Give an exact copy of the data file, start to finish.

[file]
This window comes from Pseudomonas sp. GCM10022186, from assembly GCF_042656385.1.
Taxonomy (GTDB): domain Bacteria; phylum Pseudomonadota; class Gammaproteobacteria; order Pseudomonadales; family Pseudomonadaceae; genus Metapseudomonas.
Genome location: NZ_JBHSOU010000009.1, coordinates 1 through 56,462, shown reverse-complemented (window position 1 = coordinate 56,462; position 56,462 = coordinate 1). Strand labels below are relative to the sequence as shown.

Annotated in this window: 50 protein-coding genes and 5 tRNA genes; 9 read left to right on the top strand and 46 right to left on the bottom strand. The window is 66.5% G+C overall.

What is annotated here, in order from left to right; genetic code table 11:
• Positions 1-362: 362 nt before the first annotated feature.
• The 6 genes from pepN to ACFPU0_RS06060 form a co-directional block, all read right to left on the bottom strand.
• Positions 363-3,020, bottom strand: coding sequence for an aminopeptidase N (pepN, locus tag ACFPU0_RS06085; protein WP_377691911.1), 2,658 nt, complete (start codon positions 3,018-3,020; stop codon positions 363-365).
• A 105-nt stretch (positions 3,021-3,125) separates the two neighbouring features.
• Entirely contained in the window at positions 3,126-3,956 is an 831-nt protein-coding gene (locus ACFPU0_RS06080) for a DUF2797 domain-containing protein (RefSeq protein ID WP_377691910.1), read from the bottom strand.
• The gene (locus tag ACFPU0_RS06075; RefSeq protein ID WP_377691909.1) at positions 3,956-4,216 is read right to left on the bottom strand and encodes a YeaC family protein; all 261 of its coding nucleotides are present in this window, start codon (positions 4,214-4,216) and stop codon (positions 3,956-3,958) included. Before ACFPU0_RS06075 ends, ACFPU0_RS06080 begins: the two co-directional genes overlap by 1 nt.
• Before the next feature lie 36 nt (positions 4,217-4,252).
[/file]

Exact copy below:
This window comes from Pseudomonas sp. GCM10022186, from assembly GCF_042656385.1.
Taxonomy (GTDB): domain Bacteria; phylum Pseudomonadota; class Gammaproteobacteria; order Pseudomonadales; family Pseudomonadaceae; genus Metapseudomonas.
Genome location: NZ_JBHSOU010000009.1, coordinates 1 through 56,462, shown reverse-complemented (window position 1 = coordinate 56,462; position 56,462 = coordinate 1). Strand labels below are relative to the sequence as shown.

Annotated in this window: 50 protein-coding genes and 5 tRNA genes; 9 read left to right on the top strand and 46 right to left on the bottom strand. The window is 66.5% G+C overall.

What is annotated here, in order from left to right; genetic code table 11:
• Positions 1-362: 362 nt before the first annotated feature.
• The 6 genes from pepN to ACFPU0_RS06060 form a co-directional block, all read right to left on the bottom strand.
• Positions 363-3,020, bottom strand: coding sequence for an aminopeptidase N (pepN, locus tag ACFPU0_RS06085; protein WP_377691911.1), 2,658 nt, complete (start codon positions 3,018-3,020; stop codon positions 363-365).
• A 105-nt stretch (positions 3,021-3,125) separates the two neighbouring features.
• Entirely contained in the window at positions 3,126-3,956 is an 831-nt protein-coding gene (locus ACFPU0_RS06080) for a DUF2797 domain-containing protein (RefSeq protein ID WP_377691910.1), read from the bottom strand.
• The gene (locus tag ACFPU0_RS06075; RefSeq protein ID WP_377691909.1) at positions 3,956-4,216 is read right to left on the bottom strand and encodes a YeaC family protein; all 261 of its coding nucleotides are present in this window, start codon (positions 4,214-4,216) and stop codon (positions 3,956-3,958) included. Before ACFPU0_RS06075 ends, ACFPU0_RS06080 begins: the two co-directional genes overlap by 1 nt.
• Before the next feature lie 36 nt (positions 4,217-4,252).